This article featured in CW009, (May 2022) edition of Cinematography World
PURE AND SIMPLE
By Darek Kuźma
Director Colm Bairéad’s Berlin Award-winning debut feature An Cailín Ciúin, or The Quiet Girl, is another remarkably-Irish story in cinematographer Kate McCullough ISC’s increasingly diverse oeuvre.
Rural Ireland, 1981. Nine-year-old Cáit is lying motionlessly in a field, listening to the sounds of nature, cloaked by the tall grass from the harsh reality of her dysfunctional family. When she has to return to her house, we realise why she craves solitude. Unloved by her parents, neglected by her siblings, ridiculed by her school peers, the vulnerable girl is desperately trying to find her way into the world. It all changes when Cáit is sent for the summer to her mother’s wealthier cousins Eibhlín and Seán. There, properly taken care of, and under the camera’s watchful eye, she begins to flourish and reveal her inner beauty.
Developed under the Cine4 scheme dedicated to promoting the Irish language, this low-budget adaptation of Claire Keegan’s short story, Foster, is as independent as it gets these days. And it benefited from the cinematic finesse of a native Irish cinematographer Kate McCullough whose work is celebrated around the world, including EnergaCAMERIMAGE Festival nods in feature debuts, documentary and TV series’ competitions.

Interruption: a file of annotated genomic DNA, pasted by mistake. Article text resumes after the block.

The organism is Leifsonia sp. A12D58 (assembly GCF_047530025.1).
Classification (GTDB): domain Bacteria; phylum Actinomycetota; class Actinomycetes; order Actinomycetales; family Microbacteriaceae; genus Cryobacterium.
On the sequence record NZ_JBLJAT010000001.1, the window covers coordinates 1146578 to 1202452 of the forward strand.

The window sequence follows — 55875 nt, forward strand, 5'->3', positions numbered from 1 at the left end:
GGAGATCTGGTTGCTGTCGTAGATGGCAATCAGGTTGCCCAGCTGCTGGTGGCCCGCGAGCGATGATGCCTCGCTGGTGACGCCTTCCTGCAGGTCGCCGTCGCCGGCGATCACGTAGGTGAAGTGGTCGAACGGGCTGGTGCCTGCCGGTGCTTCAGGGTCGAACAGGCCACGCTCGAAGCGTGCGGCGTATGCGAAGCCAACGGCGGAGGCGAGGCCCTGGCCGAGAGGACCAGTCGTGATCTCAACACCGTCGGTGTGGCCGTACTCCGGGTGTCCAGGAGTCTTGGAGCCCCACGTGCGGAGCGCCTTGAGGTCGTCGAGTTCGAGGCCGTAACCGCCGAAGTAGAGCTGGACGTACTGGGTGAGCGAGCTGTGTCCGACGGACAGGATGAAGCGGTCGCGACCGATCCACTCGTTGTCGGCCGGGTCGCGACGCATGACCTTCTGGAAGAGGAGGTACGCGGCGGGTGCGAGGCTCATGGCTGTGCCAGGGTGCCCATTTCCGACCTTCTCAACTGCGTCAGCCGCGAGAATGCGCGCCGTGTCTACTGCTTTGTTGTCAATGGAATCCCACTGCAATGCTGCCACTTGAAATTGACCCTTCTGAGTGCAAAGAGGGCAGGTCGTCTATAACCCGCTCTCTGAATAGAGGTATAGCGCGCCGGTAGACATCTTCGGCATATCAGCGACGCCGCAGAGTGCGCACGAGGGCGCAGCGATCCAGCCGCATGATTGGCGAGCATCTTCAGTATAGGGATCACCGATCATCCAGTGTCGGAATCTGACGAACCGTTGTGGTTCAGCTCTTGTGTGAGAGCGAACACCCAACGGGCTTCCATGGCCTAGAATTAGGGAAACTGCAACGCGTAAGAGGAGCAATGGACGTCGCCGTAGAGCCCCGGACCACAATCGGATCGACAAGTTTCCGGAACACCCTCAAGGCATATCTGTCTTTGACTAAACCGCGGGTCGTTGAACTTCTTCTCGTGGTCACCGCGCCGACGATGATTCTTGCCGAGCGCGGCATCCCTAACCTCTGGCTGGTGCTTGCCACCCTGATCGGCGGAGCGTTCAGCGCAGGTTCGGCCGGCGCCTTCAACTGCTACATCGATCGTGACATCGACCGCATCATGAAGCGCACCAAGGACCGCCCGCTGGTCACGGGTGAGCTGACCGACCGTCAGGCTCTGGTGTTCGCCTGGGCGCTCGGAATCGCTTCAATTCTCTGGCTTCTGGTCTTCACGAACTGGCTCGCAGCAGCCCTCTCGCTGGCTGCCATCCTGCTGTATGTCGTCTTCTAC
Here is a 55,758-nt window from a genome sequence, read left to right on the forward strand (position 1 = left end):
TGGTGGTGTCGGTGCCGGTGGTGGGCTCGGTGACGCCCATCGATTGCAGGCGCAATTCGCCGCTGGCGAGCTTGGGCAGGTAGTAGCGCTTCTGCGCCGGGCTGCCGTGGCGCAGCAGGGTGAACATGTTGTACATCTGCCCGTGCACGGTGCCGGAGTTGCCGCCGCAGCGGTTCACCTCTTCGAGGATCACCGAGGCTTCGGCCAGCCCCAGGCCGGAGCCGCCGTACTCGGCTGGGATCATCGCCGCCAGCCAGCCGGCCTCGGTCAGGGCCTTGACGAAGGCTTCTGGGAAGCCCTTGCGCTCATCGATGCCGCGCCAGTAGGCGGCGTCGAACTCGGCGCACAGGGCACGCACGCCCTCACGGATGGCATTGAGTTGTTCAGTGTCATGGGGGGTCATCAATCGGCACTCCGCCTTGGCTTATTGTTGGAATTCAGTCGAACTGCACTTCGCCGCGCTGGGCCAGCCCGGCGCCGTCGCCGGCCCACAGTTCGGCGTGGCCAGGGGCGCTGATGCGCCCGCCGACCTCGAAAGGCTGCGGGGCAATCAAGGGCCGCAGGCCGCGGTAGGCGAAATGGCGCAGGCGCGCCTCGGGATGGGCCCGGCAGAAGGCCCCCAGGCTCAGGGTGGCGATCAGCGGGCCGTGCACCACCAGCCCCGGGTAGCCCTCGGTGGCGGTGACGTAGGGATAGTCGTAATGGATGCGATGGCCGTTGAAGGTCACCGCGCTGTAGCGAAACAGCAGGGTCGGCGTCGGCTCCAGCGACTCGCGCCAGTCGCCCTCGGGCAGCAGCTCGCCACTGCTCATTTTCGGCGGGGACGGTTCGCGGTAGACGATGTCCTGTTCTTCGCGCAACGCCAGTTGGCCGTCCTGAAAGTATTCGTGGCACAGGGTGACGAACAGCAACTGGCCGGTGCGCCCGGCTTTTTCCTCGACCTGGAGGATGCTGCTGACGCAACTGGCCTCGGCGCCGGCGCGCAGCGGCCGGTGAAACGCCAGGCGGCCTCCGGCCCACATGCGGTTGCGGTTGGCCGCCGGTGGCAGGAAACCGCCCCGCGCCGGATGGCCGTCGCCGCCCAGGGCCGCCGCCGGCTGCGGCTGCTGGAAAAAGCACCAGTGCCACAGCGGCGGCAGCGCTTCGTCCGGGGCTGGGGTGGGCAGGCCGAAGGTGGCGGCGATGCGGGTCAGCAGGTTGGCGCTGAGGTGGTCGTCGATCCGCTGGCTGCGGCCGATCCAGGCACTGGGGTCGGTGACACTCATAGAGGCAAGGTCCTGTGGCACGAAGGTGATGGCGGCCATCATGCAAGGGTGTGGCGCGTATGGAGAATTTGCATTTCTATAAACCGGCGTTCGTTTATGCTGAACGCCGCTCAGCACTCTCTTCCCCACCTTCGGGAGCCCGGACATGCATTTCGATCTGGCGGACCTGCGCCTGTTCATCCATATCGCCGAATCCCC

“I had read Foster years ago. It’s a simple tale but with much depth to it,” says McCullough. “I liked its economy of language and astute observations of people. It was absolutely my cup of tea. When Colm emailed me, I couldn’t say no.”
McCullough had not met Bairéad before, and was nervous about doing justice to the story she cherished, but the director won her over with his script for An Cailín Ciúin. The first time they talked was in-person, but then they were soon forced by the pandemic to do the prep via Zoom.
“Fortunately, after the first lockdown we were able to resume meetings, having lunch or whatever, and the summer was beautiful that year which allowed us to work outside. It was a new way of working, maybe even more efficient than before. When we started filming, in September 2020, we were one of the first features to get going under Covid regulations in Ireland.”